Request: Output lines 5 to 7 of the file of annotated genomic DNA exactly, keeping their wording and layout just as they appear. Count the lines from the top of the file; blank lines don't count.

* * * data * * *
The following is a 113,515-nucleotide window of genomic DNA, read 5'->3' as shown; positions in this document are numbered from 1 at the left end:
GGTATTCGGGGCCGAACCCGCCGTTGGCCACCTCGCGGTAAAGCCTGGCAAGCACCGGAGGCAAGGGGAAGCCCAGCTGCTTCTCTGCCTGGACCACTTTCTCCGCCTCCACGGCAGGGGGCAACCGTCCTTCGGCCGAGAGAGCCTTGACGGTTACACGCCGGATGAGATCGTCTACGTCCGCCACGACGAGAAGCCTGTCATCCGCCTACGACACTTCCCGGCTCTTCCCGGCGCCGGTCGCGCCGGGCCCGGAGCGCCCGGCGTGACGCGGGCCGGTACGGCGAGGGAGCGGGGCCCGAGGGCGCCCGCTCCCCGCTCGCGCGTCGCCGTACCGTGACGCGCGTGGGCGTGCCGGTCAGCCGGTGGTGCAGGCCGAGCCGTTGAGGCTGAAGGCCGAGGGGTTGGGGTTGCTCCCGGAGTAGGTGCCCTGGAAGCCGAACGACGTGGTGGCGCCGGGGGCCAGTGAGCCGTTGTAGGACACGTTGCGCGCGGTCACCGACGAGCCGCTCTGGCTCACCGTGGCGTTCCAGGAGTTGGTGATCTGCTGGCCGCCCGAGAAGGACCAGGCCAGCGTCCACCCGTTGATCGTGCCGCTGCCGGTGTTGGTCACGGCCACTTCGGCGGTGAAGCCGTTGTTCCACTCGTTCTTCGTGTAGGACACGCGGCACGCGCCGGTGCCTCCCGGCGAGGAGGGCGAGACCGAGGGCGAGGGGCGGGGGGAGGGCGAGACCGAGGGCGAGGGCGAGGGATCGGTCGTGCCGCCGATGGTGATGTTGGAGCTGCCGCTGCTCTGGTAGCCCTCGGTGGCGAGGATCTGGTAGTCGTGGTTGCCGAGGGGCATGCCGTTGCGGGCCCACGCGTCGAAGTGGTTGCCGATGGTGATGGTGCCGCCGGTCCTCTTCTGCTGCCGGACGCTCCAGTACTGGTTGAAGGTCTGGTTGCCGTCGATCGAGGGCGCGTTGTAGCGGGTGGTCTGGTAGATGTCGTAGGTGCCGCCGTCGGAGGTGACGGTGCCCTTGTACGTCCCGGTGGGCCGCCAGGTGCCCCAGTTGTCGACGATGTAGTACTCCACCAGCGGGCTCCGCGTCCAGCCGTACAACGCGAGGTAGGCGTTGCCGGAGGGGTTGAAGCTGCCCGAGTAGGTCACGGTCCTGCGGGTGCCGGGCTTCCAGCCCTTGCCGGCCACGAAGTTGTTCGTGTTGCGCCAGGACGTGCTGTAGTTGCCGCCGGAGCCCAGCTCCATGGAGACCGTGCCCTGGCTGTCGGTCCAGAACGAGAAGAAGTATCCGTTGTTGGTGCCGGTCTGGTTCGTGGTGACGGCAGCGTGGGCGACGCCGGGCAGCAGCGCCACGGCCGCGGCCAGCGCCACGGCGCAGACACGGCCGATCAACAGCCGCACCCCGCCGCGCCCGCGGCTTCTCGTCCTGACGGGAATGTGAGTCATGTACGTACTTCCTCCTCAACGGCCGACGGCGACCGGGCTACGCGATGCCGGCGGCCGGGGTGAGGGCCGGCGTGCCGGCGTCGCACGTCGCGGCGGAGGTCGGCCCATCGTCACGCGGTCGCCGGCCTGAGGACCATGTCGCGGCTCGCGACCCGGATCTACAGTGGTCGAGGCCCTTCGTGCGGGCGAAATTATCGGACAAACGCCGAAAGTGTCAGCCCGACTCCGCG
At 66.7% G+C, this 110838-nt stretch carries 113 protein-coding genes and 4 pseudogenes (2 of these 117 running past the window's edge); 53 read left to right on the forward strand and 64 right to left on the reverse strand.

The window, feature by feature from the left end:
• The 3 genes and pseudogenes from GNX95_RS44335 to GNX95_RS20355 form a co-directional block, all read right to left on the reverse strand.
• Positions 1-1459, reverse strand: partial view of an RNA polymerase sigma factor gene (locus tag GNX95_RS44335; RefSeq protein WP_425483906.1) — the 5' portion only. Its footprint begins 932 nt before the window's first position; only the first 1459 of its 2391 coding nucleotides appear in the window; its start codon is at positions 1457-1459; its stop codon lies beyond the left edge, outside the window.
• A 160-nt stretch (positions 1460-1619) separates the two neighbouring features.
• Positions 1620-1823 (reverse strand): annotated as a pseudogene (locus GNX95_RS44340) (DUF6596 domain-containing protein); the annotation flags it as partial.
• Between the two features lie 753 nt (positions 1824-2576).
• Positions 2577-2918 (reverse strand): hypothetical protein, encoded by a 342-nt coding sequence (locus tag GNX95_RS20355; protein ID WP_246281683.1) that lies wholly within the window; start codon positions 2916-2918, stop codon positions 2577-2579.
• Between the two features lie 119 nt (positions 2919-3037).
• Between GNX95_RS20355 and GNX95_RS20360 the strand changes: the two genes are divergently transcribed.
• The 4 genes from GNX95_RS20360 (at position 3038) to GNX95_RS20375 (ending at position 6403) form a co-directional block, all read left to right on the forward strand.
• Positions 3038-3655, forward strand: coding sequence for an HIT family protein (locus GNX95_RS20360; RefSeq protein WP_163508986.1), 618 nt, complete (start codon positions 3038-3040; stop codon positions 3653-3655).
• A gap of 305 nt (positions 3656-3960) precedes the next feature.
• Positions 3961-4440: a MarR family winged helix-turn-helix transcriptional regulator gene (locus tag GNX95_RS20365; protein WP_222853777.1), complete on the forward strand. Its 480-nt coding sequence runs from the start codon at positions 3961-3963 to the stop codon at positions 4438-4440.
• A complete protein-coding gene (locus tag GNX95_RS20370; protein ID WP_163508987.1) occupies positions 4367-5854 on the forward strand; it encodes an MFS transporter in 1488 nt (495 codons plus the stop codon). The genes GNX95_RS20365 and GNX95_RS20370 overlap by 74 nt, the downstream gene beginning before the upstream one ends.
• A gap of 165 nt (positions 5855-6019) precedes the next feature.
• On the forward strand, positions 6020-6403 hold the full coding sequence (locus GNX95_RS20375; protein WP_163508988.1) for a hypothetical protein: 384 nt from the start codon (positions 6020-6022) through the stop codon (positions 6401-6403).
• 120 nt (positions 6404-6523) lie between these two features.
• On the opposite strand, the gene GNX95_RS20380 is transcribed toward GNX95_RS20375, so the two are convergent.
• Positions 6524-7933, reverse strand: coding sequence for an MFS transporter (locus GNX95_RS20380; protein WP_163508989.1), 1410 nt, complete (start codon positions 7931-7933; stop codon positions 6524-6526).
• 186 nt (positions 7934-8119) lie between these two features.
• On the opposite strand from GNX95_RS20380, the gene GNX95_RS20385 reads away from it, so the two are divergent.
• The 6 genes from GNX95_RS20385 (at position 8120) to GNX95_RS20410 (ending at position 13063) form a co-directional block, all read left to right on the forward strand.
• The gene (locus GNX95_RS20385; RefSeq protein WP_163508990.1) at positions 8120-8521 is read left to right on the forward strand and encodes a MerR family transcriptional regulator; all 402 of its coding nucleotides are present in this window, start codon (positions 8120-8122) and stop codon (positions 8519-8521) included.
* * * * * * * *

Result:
• The 3 genes and pseudogenes from GNX95_RS44335 to GNX95_RS20355 form a co-directional block, all read right to left on the reverse strand.
• Positions 1-1459, reverse strand: partial view of an RNA polymerase sigma factor gene (locus tag GNX95_RS44335; RefSeq protein WP_425483906.1) — the 5' portion only. Its footprint begins 932 nt before the window's first position; only the first 1459 of its 2391 coding nucleotides appear in the window; its start codon is at positions 1457-1459; its stop codon lies beyond the left edge, outside the window.
• A 160-nt stretch (positions 1460-1619) separates the two neighbouring features.